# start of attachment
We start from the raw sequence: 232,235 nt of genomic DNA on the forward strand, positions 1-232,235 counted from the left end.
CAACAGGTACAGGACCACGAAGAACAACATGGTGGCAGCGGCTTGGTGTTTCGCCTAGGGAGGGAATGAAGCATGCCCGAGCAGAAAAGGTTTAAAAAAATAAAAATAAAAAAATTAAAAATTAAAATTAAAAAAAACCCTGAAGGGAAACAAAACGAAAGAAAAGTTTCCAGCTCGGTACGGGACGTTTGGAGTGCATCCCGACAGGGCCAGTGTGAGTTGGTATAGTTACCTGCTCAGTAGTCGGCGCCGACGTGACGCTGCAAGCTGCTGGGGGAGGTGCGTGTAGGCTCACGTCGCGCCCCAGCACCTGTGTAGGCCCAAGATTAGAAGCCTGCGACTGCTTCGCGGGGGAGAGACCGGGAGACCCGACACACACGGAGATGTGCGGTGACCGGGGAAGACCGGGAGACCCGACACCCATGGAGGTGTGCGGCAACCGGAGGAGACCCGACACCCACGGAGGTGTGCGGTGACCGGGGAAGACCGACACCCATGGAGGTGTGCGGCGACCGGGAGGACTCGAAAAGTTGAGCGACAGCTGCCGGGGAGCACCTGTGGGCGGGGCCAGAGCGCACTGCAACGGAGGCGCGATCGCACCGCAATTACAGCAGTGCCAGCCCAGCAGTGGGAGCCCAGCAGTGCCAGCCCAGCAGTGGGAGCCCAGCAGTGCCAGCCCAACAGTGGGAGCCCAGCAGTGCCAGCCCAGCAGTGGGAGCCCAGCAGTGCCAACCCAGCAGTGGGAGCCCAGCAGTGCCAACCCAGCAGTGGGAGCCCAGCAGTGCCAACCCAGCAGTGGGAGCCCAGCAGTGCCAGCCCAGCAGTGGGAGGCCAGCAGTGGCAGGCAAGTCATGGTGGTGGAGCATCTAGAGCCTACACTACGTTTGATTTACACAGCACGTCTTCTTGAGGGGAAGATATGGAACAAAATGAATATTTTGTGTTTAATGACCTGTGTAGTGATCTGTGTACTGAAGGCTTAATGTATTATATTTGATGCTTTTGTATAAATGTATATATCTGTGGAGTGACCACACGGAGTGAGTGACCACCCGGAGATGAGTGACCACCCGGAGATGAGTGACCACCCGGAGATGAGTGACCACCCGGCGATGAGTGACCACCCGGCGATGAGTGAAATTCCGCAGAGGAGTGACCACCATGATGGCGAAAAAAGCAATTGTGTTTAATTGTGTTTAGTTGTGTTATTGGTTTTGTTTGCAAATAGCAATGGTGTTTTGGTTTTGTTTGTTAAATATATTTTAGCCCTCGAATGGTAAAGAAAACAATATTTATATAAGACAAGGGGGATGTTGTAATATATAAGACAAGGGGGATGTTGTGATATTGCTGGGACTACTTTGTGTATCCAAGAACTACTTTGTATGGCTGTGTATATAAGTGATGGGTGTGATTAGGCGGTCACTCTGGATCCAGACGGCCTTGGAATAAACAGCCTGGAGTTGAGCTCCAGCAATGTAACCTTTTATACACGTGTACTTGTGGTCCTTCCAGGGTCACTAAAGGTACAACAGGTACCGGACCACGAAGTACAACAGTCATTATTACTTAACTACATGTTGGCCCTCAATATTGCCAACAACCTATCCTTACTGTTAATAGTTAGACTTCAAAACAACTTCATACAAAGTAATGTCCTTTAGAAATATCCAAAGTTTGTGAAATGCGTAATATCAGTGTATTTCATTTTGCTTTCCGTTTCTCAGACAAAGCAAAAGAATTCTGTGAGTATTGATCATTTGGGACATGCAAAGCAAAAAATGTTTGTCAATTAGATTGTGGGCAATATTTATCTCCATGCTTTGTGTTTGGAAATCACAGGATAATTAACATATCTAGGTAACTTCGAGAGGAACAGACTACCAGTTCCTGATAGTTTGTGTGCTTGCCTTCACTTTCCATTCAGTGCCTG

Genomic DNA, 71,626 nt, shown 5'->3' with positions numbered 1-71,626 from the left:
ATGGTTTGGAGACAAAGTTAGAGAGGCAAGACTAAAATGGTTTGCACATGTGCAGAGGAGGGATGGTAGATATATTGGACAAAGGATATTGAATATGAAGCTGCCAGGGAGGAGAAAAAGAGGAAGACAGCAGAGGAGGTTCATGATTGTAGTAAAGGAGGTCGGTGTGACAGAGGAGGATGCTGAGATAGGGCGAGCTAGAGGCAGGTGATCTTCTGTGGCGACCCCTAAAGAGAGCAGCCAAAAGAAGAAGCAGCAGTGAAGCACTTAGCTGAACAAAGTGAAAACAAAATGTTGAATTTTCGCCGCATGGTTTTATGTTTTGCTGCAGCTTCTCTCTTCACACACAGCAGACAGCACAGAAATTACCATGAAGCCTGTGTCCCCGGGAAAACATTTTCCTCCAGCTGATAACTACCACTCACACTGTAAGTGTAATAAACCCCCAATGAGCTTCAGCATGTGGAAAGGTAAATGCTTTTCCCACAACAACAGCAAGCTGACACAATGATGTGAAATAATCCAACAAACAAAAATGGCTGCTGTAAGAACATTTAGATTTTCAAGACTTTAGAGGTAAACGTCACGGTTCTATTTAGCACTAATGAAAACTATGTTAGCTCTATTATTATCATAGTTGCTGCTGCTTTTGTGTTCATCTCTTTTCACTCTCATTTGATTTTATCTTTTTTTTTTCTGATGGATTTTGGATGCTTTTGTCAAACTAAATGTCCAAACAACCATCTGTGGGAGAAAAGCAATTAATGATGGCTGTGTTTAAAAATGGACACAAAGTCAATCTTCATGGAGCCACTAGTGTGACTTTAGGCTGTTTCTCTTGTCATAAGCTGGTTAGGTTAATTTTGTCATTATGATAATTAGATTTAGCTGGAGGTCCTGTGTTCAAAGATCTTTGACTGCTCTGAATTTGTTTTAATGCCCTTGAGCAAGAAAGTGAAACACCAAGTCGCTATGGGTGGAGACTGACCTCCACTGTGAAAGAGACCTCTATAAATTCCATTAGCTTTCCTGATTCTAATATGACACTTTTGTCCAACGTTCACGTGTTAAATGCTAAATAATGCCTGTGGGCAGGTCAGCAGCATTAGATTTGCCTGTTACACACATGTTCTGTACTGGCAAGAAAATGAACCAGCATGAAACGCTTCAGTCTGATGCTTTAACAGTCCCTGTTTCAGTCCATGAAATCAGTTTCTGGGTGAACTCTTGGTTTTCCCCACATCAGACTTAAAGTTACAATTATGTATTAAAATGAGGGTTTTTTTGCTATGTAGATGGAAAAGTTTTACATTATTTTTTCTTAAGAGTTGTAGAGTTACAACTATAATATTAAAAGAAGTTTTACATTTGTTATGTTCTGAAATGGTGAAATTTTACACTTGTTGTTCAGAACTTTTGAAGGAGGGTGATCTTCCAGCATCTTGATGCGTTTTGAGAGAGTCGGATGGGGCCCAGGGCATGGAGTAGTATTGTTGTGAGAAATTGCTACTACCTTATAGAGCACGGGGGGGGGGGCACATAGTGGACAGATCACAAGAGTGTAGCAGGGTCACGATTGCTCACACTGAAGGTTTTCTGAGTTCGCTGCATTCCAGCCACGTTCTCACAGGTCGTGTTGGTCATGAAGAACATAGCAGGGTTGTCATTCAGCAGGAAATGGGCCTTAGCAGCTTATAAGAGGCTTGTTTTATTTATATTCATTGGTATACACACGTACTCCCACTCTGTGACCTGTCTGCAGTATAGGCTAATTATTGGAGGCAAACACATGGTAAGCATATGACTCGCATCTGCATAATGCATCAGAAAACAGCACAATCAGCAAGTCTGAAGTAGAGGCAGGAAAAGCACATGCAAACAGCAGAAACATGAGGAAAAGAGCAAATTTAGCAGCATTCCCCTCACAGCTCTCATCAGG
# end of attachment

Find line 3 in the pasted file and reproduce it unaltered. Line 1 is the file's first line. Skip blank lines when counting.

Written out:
Genomic DNA, 71,626 nt, shown 5'->3' with positions numbered 1-71,626 from the left: